Despite having endured the most tumultuous few weeks of her life — starting, of course, with the tragic bombing (which ISIS has taken responsibility for) at her concert in Manchester that killed 23 people and injured close to 220 more — Ariana Grande still managed to muster up the strength to return to the city to put on a benefit concert for all those affected.
The concert was a success, raising close to $3 million for Manchester Emergency Fund, which would use the proceeds to help the families of those who either died or were critically injured as a result of the attack. And with a sold-out crowd of 50,000 people, it's no surprise that the concert solidified Ariana Grande, a pop star that refused to allow a tragedy to stop her from doing what she does best, as a national hero.
Luckily, it also looks like the city of Manchester is ready to recognize her as such. When town hall officials came together to announce their plans to honor the "great many selfless acts and demonstrations of community spirit" that followed the bombing, they spotlighted Ariana Grande as the city's very first honorary citizen. According to council leader Sir Richard Leese, the city already thinks of the Dangerous Woman as "an honorary Mancunian." Later, he said:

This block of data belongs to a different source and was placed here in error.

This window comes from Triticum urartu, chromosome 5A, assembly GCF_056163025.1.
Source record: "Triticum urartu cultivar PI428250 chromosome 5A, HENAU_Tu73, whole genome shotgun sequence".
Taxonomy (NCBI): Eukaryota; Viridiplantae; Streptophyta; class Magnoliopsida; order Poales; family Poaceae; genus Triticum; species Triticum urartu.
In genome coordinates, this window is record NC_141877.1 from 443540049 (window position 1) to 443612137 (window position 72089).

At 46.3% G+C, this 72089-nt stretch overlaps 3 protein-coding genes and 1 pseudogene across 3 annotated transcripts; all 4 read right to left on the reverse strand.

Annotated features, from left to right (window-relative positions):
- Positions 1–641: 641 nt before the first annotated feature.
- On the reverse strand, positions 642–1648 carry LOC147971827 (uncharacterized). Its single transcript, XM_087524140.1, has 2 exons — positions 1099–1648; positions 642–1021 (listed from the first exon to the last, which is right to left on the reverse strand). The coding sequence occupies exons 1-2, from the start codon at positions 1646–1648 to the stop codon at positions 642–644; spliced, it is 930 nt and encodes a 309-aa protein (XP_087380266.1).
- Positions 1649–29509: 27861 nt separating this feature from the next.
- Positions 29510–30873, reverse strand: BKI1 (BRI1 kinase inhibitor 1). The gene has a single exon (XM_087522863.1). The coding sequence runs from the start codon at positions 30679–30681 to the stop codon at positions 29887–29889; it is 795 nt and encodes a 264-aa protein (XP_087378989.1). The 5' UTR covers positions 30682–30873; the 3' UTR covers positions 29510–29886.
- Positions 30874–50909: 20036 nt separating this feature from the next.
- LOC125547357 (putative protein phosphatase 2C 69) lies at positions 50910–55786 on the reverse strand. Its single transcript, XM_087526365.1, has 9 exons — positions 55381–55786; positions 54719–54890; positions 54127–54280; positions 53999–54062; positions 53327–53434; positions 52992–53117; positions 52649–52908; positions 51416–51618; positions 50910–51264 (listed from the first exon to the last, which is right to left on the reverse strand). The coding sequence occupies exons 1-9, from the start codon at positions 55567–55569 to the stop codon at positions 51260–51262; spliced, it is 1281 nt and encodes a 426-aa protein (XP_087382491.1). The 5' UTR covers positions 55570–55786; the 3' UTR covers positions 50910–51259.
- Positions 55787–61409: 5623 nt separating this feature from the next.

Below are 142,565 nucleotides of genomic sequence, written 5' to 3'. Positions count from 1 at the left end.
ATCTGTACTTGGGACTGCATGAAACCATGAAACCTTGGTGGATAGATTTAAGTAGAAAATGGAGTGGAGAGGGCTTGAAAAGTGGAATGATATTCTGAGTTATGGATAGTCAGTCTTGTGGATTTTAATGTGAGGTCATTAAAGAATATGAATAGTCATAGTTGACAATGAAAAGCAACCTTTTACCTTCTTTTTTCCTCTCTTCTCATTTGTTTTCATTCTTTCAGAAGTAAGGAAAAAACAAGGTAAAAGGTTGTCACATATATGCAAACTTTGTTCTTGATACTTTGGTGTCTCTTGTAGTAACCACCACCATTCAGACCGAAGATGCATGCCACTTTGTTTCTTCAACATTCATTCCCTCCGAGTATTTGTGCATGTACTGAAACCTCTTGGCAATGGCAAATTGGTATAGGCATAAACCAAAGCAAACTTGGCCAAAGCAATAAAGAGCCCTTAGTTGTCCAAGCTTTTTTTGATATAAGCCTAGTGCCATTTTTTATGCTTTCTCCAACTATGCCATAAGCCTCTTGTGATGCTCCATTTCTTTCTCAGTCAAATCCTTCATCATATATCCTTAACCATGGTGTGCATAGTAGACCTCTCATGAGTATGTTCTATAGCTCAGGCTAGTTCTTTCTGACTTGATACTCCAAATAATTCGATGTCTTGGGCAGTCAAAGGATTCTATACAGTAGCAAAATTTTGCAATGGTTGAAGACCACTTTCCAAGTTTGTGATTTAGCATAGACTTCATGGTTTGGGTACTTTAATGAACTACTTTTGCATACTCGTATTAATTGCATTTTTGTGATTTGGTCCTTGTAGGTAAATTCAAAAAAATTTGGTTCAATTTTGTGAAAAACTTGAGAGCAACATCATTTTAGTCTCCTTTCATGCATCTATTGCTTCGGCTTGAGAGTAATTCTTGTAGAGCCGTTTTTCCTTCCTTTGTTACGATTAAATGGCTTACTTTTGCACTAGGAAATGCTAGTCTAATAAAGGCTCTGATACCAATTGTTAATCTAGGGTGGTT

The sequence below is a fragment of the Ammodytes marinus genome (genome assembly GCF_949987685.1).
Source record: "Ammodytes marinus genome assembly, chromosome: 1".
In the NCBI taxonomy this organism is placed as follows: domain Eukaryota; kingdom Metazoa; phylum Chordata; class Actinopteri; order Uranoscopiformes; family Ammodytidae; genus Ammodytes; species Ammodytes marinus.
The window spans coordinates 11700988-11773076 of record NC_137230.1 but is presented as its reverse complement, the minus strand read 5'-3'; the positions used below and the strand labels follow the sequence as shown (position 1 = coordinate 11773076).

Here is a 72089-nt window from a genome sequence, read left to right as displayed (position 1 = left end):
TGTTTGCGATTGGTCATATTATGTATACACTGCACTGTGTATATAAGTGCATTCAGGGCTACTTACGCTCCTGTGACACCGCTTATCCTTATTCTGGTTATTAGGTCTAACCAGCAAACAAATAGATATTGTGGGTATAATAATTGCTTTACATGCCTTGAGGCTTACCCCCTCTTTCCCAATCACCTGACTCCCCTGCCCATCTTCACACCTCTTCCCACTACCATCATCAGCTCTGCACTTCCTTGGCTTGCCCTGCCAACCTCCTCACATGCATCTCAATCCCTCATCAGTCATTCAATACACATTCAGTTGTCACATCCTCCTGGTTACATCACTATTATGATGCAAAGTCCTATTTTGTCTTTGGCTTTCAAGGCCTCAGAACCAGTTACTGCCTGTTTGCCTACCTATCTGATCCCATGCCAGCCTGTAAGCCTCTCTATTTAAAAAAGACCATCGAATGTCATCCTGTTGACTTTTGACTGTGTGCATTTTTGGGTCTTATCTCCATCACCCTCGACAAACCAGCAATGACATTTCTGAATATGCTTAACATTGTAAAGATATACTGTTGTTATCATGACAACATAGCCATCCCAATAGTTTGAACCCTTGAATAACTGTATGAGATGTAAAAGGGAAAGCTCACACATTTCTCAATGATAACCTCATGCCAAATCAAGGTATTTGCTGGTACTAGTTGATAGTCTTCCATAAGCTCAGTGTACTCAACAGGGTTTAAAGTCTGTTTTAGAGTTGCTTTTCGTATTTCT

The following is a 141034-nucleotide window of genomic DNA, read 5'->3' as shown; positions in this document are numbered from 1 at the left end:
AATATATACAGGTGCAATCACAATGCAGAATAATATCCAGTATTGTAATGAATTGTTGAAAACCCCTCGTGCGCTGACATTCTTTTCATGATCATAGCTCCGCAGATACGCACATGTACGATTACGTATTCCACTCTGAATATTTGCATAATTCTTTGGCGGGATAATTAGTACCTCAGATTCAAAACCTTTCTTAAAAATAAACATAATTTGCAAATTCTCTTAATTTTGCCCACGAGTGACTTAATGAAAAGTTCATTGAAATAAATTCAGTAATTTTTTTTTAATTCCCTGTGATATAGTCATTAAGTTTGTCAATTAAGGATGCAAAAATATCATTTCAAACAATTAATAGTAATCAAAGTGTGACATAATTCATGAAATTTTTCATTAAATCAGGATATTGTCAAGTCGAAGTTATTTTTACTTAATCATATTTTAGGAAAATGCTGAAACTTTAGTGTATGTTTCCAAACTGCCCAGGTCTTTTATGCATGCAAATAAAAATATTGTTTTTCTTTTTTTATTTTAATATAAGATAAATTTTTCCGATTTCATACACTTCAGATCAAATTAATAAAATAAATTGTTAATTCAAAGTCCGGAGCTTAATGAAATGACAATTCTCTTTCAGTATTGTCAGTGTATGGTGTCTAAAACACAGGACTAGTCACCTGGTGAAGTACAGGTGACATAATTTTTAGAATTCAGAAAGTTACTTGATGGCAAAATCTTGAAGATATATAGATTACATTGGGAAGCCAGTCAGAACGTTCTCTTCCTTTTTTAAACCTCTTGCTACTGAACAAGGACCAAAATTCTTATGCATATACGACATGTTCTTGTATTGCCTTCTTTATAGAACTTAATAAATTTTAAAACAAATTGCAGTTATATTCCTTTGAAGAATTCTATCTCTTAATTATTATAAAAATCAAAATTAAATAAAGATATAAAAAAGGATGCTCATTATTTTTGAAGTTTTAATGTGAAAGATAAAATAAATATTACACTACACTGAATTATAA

"This seems a fitting moment to update the way we recognise those who make noteworthy contributions to the life and success of our city. We've all had cause to be incredibly proud of Manchester and the resilient and compassionate way in which the city, and all those associated with it, have responded to the terrible events of 22 May, with love and courage rather than hatred and fear. Ariana Grande exemplified this response. I think many people would already consider her an honorary Mancunian and we would be delighted, if the council approves the proposal, to make it official."